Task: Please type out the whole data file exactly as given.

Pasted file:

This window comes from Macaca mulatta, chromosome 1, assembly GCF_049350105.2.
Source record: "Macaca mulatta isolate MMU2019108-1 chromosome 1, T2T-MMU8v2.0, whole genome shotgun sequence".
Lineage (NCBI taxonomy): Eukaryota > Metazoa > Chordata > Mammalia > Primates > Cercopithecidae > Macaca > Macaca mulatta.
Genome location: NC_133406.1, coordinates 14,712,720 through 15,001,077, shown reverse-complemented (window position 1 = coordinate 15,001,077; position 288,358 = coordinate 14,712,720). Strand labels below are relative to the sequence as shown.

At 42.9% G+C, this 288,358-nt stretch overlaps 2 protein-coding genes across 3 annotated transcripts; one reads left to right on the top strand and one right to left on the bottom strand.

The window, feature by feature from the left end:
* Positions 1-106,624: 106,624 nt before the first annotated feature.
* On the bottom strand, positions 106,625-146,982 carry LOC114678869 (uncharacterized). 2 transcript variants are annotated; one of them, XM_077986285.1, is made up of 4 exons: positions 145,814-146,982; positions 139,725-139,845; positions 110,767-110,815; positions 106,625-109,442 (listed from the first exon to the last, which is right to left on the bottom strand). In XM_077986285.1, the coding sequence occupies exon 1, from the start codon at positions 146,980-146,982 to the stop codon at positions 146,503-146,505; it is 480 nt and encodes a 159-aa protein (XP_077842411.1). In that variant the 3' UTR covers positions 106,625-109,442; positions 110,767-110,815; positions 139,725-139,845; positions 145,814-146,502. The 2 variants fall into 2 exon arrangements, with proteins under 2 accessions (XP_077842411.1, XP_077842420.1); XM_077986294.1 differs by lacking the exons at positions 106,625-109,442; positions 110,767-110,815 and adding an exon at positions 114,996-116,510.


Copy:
This window comes from Macaca mulatta, chromosome 1, assembly GCF_049350105.2.
Source record: "Macaca mulatta isolate MMU2019108-1 chromosome 1, T2T-MMU8v2.0, whole genome shotgun sequence".
Lineage (NCBI taxonomy): Eukaryota > Metazoa > Chordata > Mammalia > Primates > Cercopithecidae > Macaca > Macaca mulatta.
Genome location: NC_133406.1, coordinates 14,712,720 through 15,001,077, shown reverse-complemented (window position 1 = coordinate 15,001,077; position 288,358 = coordinate 14,712,720). Strand labels below are relative to the sequence as shown.

At 42.9% G+C, this 288,358-nt stretch overlaps 2 protein-coding genes across 3 annotated transcripts; one reads left to right on the top strand and one right to left on the bottom strand.

The window, feature by feature from the left end:
* Positions 1-106,624: 106,624 nt before the first annotated feature.
* On the bottom strand, positions 106,625-146,982 carry LOC114678869 (uncharacterized). 2 transcript variants are annotated; one of them, XM_077986285.1, is made up of 4 exons: positions 145,814-146,982; positions 139,725-139,845; positions 110,767-110,815; positions 106,625-109,442 (listed from the first exon to the last, which is right to left on the bottom strand). In XM_077986285.1, the coding sequence occupies exon 1, from the start codon at positions 146,980-146,982 to the stop codon at positions 146,503-146,505; it is 480 nt and encodes a 159-aa protein (XP_077842411.1). In that variant the 3' UTR covers positions 106,625-109,442; positions 110,767-110,815; positions 139,725-139,845; positions 145,814-146,502. The 2 variants fall into 2 exon arrangements, with proteins under 2 accessions (XP_077842411.1, XP_077842420.1); XM_077986294.1 differs by lacking the exons at positions 106,625-109,442; positions 110,767-110,815 and adding an exon at positions 114,996-116,510.